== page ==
Accuracy in Media

On the heels of Kanye West’s 10th studio album, “Donda,” MSNBC won’t stand for the outsized cultural influence of music that Trump-supporting white evangelicals purportedly listen to.

“If nothing else, West’s latest album highlights the cultural power of evangelical ideas in America,” according to University of Pennsylvania professor Anthea Butler, who wrote the piece. “In this way, ‘Donda’ is an album well-suited to our current moment. Every day, we hear more stories about the legions of Americans who believe they know more than doctors, who dose themselves with quack cures, and who have disdain for direction. Kanye West may no longer be as groundbreaking as he thinks he is, but he’s definitely a sign of our times.”

“Donda” is offensive insofar as its creator once agreed with “evangelicals,” which is a codeword for white conservative Christians, as the far-left The Root has admitted.

They are the “people who believe in God but also think (or hope) that they may be demigods,” according to Butler.

“Kanye West’s newest album ‘Donda,’ dedicated to his mother, makes the strongest case yet that his true goal is to become a Christian artist for the MAGA generation,” she wrote. “It’s worship music for those who believe that despite all their faults and failings, God owes them forgiveness. West himself clearly wants not only forgiveness but also attention. The question is, does he deserve either?”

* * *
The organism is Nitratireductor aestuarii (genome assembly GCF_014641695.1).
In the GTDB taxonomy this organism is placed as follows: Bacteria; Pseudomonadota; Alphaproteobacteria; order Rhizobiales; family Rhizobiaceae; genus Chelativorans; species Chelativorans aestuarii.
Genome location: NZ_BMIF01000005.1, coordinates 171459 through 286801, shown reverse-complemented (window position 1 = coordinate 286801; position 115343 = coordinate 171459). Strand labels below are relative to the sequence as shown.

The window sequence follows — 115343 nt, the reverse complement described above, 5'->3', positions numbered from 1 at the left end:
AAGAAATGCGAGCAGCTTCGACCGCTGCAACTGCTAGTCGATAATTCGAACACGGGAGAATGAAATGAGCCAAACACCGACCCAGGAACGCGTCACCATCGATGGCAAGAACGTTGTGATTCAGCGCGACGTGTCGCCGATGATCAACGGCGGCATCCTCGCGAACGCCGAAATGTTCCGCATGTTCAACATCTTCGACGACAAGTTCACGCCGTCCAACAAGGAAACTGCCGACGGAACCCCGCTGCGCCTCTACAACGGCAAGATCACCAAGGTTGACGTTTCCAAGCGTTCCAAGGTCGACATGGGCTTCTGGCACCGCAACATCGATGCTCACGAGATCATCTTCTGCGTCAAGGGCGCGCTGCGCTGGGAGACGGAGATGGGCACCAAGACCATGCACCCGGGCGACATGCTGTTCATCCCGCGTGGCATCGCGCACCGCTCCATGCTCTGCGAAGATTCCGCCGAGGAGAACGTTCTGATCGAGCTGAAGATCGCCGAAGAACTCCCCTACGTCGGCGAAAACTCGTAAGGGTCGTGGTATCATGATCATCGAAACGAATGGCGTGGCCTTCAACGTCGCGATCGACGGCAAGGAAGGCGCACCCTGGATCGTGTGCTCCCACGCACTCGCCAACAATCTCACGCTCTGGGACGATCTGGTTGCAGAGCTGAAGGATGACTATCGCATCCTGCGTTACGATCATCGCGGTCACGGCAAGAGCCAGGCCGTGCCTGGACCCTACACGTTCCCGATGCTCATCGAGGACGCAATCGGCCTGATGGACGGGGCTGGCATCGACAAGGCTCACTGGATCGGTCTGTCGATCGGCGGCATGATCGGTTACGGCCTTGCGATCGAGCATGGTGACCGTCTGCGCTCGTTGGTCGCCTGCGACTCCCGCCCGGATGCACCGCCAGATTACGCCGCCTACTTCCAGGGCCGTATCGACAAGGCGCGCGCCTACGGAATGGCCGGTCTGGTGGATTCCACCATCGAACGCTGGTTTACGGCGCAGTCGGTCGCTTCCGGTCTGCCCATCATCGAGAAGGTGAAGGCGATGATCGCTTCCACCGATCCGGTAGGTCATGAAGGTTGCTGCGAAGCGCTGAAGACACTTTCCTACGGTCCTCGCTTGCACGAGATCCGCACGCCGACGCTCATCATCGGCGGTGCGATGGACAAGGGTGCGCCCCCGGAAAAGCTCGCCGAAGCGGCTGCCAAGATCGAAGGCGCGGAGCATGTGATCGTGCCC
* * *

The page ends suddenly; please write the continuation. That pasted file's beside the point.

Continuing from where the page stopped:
Butler may want to brush up on theology. In Christian doctrine, God grants forgiveness to anyone who seeks it. He would surely forgive West for once supporting former President Donald Trump and running against then-candidate Joe Biden to split the Black vote.

Butler fails to forgive West while defending the same cancel culture that has lambasted him for literally standing (on stage) with noted sinners DaBaby and Marilyn Manson. The former was accused of homophobia and the latter of sexual assault and abuse.

“Flanked by these two, the infamously over-the-top West may have fancied himself Jesus on the cross, surrounded by the two thieves,” Butler wrote.

In an attempt to misrepresent West’s message as “the gospel of hubris and prosperity,” she overstates concessions prices at one of his three album-listening parties. She even gets the parties’ location wrong, saying at least one of them was in New York when there was no such party there.

“Donda” is a No. 1 album that made the biggest first-week debut of any album so far this year. Eighty-nine percent of its undoubtedly multiracial, politically diverse listeners currently “like” the album on Google.




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